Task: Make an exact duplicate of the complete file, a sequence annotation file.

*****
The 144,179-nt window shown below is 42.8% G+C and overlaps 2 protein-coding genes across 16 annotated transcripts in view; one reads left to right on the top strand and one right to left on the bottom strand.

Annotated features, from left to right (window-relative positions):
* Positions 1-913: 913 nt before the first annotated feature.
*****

The 144,179-nt window shown below is 42.8% G+C and overlaps 2 protein-coding genes across 16 annotated transcripts in view; one reads left to right on the top strand and one right to left on the bottom strand.

Annotated features, from left to right (window-relative positions):
* Positions 1-913: 913 nt before the first annotated feature.